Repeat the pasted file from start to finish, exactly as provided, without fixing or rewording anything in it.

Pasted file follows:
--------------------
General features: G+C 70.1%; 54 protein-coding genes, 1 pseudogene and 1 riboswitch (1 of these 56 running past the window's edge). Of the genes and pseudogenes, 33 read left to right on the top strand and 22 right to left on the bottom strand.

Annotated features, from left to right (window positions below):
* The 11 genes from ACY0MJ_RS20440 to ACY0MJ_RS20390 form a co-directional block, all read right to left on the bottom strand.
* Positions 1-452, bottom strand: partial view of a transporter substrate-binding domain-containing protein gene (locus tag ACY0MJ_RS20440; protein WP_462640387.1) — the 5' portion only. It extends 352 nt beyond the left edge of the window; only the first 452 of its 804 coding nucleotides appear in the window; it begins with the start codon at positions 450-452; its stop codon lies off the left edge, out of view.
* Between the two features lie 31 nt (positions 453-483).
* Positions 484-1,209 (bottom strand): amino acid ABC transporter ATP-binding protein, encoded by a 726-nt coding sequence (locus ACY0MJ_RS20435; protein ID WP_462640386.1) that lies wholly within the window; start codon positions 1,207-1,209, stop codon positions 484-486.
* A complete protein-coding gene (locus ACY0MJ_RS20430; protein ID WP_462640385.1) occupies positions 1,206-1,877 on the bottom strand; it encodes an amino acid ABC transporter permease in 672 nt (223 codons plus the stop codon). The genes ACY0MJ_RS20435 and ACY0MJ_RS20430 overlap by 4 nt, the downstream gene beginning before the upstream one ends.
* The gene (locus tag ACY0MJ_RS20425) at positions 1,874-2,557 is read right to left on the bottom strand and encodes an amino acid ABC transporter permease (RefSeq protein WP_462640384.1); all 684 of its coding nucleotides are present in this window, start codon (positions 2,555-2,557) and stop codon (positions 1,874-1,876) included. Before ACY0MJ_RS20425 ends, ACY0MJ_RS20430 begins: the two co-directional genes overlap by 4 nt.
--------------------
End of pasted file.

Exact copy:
General features: G+C 70.1%; 54 protein-coding genes, 1 pseudogene and 1 riboswitch (1 of these 56 running past the window's edge). Of the genes and pseudogenes, 33 read left to right on the top strand and 22 right to left on the bottom strand.

Annotated features, from left to right (window positions below):
* The 11 genes from ACY0MJ_RS20440 to ACY0MJ_RS20390 form a co-directional block, all read right to left on the bottom strand.
* Positions 1-452, bottom strand: partial view of a transporter substrate-binding domain-containing protein gene (locus tag ACY0MJ_RS20440; protein WP_462640387.1) — the 5' portion only. It extends 352 nt beyond the left edge of the window; only the first 452 of its 804 coding nucleotides appear in the window; it begins with the start codon at positions 450-452; its stop codon lies off the left edge, out of view.
* Between the two features lie 31 nt (positions 453-483).
* Positions 484-1,209 (bottom strand): amino acid ABC transporter ATP-binding protein, encoded by a 726-nt coding sequence (locus ACY0MJ_RS20435; protein ID WP_462640386.1) that lies wholly within the window; start codon positions 1,207-1,209, stop codon positions 484-486.
* A complete protein-coding gene (locus ACY0MJ_RS20430; protein ID WP_462640385.1) occupies positions 1,206-1,877 on the bottom strand; it encodes an amino acid ABC transporter permease in 672 nt (223 codons plus the stop codon). The genes ACY0MJ_RS20435 and ACY0MJ_RS20430 overlap by 4 nt, the downstream gene beginning before the upstream one ends.
* The gene (locus tag ACY0MJ_RS20425) at positions 1,874-2,557 is read right to left on the bottom strand and encodes an amino acid ABC transporter permease (RefSeq protein WP_462640384.1); all 684 of its coding nucleotides are present in this window, start codon (positions 2,555-2,557) and stop codon (positions 1,874-1,876) included. Before ACY0MJ_RS20425 ends, ACY0MJ_RS20430 begins: the two co-directional genes overlap by 4 nt.